Lyna Breslow knows she shouldn’t be able to do any of the ornate bead work or crocheting that entertains her for hours at a time.
It’s one of the first things she tells me when she answers the door, wearing a bright pink dress and one of the necklaces she made.
Breslow, 70, contracted polio when she was 4 and ended up in an iron lung for a few months. Iron lungs kept children breathing when the polio virus reached the muscles in the chest. They would lay on a bed inside the machines that pulled air in and out of their lungs.
Breslow learned to be left-handed after she came down with the deadly, paralyzing disease while she was growing up in New York.
“It was a disease that people were terrified of,” she said, comparing it to the Zika virus today. “I was very fortunate that my legs were not paralyzed. In those years, when you became ill, your entire body was paralyzed. It was a matter of how much came back.”
The lingering effects in Breslow’s right shoulder haven’t stopped her from making elaborate beaded purses and jewelry for her friends and family. Every bead is hand sewn on with needle and thread.
Her hand has atrophied over the years, and she needs to rest it on a stable surface when she beads, she said. Her fingers work.
When she’s not poring over beads, she crochets lap blankets for hospice and veterans affairs patients as well as new moms with young children in a women’s shelter. Breslow donates the blankets in batches around the holidays.
“It’s perfect for someone in a wheelchair or a young child,” she said. “It makes me feel good.”
Breslow contracted polio years before Jonas Salk created a safe, effective injectable vaccine in 1954. After that, the incidence of polio fell in the United States by 85 to 90 percent from 1955 to 1957, according to the Smithsonian Museum of American History.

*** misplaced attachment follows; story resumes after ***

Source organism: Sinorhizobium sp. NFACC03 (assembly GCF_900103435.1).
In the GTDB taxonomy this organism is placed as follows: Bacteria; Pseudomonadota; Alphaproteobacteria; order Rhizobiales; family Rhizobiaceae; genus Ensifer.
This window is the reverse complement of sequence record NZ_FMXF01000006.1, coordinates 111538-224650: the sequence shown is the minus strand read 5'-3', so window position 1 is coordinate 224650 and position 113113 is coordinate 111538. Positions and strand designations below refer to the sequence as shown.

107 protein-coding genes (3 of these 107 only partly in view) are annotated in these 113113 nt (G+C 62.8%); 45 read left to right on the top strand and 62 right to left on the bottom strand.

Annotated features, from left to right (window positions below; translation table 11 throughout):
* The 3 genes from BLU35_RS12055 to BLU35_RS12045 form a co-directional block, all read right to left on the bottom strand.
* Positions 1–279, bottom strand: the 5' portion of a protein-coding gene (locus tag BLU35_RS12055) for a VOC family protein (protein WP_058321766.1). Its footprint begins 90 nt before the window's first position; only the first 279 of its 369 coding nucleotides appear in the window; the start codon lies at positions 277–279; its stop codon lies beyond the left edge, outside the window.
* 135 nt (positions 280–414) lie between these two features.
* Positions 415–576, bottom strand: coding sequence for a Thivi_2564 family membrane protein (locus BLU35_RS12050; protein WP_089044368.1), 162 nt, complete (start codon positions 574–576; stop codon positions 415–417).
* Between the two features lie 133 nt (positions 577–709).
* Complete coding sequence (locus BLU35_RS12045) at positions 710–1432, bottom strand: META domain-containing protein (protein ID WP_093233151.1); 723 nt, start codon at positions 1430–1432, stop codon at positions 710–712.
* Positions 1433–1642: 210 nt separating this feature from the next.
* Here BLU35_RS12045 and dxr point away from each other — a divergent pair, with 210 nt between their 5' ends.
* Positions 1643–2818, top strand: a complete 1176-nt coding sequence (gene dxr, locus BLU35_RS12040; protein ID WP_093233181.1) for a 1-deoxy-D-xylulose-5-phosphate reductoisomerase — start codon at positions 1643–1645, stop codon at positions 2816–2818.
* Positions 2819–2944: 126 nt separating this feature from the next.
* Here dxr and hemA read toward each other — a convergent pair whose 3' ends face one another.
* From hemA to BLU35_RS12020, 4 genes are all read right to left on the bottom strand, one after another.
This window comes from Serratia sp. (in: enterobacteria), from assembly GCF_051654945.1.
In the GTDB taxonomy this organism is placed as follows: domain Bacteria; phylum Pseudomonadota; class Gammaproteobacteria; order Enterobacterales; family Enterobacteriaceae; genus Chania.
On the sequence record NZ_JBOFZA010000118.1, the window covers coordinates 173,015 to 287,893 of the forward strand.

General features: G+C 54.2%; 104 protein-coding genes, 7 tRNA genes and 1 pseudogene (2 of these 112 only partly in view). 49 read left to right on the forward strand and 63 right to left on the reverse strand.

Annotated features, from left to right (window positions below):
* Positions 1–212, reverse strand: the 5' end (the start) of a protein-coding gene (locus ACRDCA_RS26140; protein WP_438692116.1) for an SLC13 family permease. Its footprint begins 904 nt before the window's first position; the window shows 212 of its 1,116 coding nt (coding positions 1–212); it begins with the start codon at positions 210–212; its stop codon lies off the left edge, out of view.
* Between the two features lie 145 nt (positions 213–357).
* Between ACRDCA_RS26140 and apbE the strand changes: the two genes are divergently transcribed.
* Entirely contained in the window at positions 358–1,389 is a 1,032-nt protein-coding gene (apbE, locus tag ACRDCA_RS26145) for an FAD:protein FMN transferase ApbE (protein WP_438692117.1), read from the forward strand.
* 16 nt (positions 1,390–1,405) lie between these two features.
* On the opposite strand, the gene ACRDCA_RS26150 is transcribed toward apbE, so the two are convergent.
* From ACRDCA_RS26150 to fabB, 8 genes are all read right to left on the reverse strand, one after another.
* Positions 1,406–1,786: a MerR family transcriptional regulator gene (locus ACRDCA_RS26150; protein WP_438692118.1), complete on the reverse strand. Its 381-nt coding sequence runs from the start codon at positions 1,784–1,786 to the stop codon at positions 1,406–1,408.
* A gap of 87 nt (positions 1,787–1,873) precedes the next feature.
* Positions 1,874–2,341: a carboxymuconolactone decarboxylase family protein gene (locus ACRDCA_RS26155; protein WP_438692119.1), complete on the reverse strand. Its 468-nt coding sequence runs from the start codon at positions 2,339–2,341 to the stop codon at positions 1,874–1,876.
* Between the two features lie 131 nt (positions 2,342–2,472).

Polio cases worldwide decreased by more than 99 percent since 1988, according to the World Health Organization.
Breslow was the only one of her two brothers and sister affected by the epidemic that primarily spread among young children.
She credits her father with her craftiness. Her parents, Holocaust survivors, came to the United States from Germany with her in 1947. He painted, sewed and tailored his four children’s clothing with a sewing machine in the basement.
“He had golden hands,” she said.
Breslow worked as a speech and language therapist at a high school in the Bronx before she retired and then moved to Florida about 14 years ago. She took up beading eight or nine years ago and has embraced it with a passion.
She even takes cruises with the Bead Society of the Palm Beaches to get certain beads you can’t find anywhere else.
Traci Vanbommel, an X-ray technician at the chiropractic office where Lyna gets treatment, said she’s amazed by what Breslow can do with full use of only one hand.
“I just think she can be such an inspiration to other people out there,” Vanbommel said. “She doesn’t let her physical ability limit her in what she does.”